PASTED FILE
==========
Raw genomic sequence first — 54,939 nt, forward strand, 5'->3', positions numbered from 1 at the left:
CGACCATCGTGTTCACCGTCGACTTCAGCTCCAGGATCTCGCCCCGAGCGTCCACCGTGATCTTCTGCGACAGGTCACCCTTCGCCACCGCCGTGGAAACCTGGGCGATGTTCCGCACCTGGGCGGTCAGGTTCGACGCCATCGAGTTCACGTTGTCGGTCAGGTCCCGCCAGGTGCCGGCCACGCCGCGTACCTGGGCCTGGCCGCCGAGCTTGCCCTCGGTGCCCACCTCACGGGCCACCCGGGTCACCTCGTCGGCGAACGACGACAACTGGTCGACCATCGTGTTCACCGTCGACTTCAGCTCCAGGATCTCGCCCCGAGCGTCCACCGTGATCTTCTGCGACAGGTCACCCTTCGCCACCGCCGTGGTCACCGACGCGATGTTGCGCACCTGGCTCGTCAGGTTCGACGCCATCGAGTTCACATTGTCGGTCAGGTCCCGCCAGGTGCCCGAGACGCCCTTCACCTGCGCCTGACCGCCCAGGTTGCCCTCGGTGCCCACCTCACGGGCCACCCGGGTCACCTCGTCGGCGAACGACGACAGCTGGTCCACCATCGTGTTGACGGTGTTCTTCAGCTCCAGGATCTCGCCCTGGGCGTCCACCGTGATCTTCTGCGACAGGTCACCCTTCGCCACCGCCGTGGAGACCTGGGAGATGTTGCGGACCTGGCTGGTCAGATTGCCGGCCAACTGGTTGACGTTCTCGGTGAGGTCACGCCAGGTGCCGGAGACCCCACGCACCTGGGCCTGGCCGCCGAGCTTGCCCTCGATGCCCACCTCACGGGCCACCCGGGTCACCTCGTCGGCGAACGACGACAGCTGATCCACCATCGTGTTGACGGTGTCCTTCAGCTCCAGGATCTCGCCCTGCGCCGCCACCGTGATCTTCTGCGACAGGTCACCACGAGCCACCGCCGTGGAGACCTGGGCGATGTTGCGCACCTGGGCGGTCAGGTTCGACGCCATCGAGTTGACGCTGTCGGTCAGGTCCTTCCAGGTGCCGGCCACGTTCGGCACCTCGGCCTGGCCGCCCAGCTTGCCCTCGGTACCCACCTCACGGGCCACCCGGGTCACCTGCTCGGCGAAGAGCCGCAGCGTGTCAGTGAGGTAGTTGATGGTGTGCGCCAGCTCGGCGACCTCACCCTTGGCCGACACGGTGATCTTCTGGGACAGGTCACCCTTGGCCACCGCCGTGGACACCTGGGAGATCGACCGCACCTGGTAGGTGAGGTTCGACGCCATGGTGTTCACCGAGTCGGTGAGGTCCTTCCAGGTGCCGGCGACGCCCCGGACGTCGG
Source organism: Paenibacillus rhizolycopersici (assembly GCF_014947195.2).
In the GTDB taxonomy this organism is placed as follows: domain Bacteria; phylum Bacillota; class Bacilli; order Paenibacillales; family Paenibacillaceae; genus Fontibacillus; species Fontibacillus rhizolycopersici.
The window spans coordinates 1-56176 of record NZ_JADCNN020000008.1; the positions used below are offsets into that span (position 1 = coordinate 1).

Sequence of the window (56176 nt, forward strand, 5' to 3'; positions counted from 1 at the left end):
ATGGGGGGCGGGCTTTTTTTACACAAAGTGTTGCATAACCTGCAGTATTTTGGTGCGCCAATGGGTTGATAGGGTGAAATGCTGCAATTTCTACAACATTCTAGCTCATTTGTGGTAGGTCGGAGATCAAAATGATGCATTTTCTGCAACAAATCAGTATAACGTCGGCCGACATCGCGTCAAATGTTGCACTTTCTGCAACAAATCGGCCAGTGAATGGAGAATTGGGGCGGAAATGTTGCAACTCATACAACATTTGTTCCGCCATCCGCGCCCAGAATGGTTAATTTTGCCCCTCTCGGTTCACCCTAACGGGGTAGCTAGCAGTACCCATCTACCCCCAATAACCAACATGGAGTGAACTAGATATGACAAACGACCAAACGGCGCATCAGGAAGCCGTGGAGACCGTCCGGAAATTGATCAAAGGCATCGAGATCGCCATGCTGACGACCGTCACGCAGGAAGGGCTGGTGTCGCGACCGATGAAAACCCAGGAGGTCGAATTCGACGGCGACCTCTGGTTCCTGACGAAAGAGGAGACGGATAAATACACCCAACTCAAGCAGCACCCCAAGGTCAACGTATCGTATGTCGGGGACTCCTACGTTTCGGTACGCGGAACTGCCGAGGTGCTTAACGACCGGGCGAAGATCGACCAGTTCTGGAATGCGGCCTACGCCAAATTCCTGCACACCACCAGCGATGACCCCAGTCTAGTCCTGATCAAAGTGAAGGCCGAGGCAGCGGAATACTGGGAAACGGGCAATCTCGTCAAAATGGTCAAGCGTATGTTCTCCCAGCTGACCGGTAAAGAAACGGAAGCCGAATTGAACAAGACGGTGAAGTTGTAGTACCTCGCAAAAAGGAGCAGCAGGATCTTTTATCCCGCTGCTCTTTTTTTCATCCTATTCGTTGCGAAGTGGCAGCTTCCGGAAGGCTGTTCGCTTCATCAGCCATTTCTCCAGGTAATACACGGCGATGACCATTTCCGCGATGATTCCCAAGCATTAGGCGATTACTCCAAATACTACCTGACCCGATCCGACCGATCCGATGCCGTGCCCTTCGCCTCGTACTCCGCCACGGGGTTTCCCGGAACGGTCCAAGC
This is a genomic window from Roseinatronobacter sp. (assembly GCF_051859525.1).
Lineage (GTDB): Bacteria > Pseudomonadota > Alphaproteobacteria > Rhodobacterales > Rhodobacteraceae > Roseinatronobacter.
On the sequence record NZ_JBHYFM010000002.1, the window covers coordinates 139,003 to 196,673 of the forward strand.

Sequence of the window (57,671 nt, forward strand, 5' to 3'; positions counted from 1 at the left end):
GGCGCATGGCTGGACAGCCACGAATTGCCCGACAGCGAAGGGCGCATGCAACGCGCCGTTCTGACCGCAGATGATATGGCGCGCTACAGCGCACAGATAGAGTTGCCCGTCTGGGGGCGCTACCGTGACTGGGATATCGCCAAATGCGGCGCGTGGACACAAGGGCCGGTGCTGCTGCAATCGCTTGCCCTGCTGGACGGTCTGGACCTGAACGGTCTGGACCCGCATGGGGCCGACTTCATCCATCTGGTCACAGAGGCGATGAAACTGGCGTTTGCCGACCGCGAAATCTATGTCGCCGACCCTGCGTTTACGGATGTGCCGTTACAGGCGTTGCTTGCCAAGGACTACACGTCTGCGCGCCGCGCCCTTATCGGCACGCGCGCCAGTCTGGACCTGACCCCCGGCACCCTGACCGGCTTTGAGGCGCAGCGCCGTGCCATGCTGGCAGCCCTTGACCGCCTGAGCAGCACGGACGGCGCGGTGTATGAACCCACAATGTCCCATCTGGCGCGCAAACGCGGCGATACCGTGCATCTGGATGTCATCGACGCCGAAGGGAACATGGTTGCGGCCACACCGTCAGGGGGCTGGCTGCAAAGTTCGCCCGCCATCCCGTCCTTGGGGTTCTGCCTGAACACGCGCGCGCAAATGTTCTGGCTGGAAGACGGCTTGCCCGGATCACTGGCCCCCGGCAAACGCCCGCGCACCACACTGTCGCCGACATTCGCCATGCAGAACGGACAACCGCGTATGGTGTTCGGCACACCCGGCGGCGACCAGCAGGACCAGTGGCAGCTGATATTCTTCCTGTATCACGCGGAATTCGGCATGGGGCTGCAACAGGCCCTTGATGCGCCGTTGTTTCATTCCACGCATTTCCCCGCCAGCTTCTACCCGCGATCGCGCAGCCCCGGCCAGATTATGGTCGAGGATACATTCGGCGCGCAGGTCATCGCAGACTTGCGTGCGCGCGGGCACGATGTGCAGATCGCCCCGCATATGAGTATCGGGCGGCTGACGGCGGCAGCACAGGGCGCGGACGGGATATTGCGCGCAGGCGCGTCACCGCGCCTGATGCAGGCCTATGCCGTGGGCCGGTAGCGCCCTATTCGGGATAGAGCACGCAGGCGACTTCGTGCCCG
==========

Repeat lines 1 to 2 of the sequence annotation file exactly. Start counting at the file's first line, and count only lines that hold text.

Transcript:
Raw genomic sequence first — 54,939 nt, forward strand, 5'->3', positions numbered from 1 at the left:
CGACCATCGTGTTCACCGTCGACTTCAGCTCCAGGATCTCGCCCCGAGCGTCCACCGTGATCTTCTGCGACAGGTCACCCTTCGCCACCGCCGTGGAAACCTGGGCGATGTTCCGCACCTGGGCGGTCAGGTTCGACGCCATCGAGTTCACGTTGTCGGTCAGGTCCCGCCAGGTGCCGGCCACGCCGCGTACCTGGGCCTGGCCGCCGAGCTTGCCCTCGGTGCCCACCTCACGGGCCACCCGGGTCACCTCGTCGGCGAACGACGACAACTGGTCGACCATCGTGTTCACCGTCGACTTCAGCTCCAGGATCTCGCCCCGAGCGTCCACCGTGATCTTCTGCGACAGGTCACCCTTCGCCACCGCCGTGGTCACCGACGCGATGTTGCGCACCTGGCTCGTCAGGTTCGACGCCATCGAGTTCACATTGTCGGTCAGGTCCCGCCAGGTGCCCGAGACGCCCTTCACCTGCGCCTGACCGCCCAGGTTGCCCTCGGTGCCCACCTCACGGGCCACCCGGGTCACCTCGTCGGCGAACGACGACAGCTGGTCCACCATCGTGTTGACGGTGTTCTTCAGCTCCAGGATCTCGCCCTGGGCGTCCACCGTGATCTTCTGCGACAGGTCACCCTTCGCCACCGCCGTGGAGACCTGGGAGATGTTGCGGACCTGGCTGGTCAGATTGCCGGCCAACTGGTTGACGTTCTCGGTGAGGTCACGCCAGGTGCCGGAGACCCCACGCACCTGGGCCTGGCCGCCGAGCTTGCCCTCGATGCCCACCTCACGGGCCACCCGGGTCACCTCGTCGGCGAACGACGACAGCTGATCCACCATCGTGTTGACGGTGTCCTTCAGCTCCAGGATCTCGCCCTGCGCCGCCACCGTGATCTTCTGCGACAGGTCACCACGAGCCACCGCCGTGGAGACCTGGGCGATGTTGCGCACCTGGGCGGTCAGGTTCGACGCCATCGAGTTGACGCTGTCGGTCAGGTCCTTCCAGGTGCCGGCCACGTTCGGCACCTCGGCCTGGCCGCCCAGCTTGCCCTCGGTACCCACCTCACGGGCCACCCGGGTCACCTGCTCGGCGAAGAGCCGCAGCGTGTCAGTGAGGTAGTTGATGGTGTGCGCCAGCTCGGCGACCTCACCCTTGGCCGACACGGTGATCTTCTGGGACAGGTCACCCTTGGCCACCGCCGTGGACACCTGGGAGATCGACCGCACCTGGTAGGTGAGGTTCGACGCCATGGTGTTCACCGAGTCGGTGAGGTCCTTCCAGGTGCCGGCGACGCCCCGGACGTCGG